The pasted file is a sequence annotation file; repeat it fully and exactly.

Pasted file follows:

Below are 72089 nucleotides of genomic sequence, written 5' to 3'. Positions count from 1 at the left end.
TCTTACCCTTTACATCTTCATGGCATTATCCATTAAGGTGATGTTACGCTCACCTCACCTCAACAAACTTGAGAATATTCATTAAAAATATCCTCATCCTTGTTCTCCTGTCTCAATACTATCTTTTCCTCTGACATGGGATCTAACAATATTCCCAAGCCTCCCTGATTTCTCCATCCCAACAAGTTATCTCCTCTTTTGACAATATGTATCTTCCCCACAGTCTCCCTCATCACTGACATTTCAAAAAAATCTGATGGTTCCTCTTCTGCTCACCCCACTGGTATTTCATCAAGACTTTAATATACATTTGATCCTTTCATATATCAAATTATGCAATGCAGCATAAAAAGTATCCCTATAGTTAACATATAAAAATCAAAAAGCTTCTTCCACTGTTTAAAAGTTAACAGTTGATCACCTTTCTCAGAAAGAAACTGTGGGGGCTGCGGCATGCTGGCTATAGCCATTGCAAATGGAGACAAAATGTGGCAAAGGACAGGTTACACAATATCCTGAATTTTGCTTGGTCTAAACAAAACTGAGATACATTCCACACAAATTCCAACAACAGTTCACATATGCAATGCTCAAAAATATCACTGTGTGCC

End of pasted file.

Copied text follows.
Below are 72089 nucleotides of genomic sequence, written 5' to 3'. Positions count from 1 at the left end.
TCTTACCCTTTACATCTTCATGGCATTATCCATTAAGGTGATGTTACGCTCACCTCACCTCAACAAACTTGAGAATATTCATTAAAAATATCCTCATCCTTGTTCTCCTGTCTCAATACTATCTTTTCCTCTGACATGGGATCTAACAATATTCCCAAGCCTCCCTGATTTCTCCATCCCAACAAGTTATCTCCTCTTTTGACAATATGTATCTTCCCCACAGTCTCCCTCATCACTGACATTTCAAAAAAATCTGATGGTTCCTCTTCTGCTCACCCCACTGGTATTTCATCAAGACTTTAATATACATTTGATCCTTTCATATATCAAATTATGCAATGCAGCATAAAAAGTATCCCTATAGTTAACATATAAAAATCAAAAAGCTTCTTCCACTGTTTAAAAGTTAACAGTTGATCACCTTTCTCAGAAAGAAACTGTGGGGGCTGCGGCATGCTGGCTATAGCCATTGCAAATGGAGACAAAATGTGGCAAAGGACAGGTTACACAATATCCTGAATTTTGCTTGGTCTAAACAAAACTGAGATACATTCCACACAAATTCCAACAACAGTTCACATATGCAATGCTCAAAAATATCACTGTGTGCC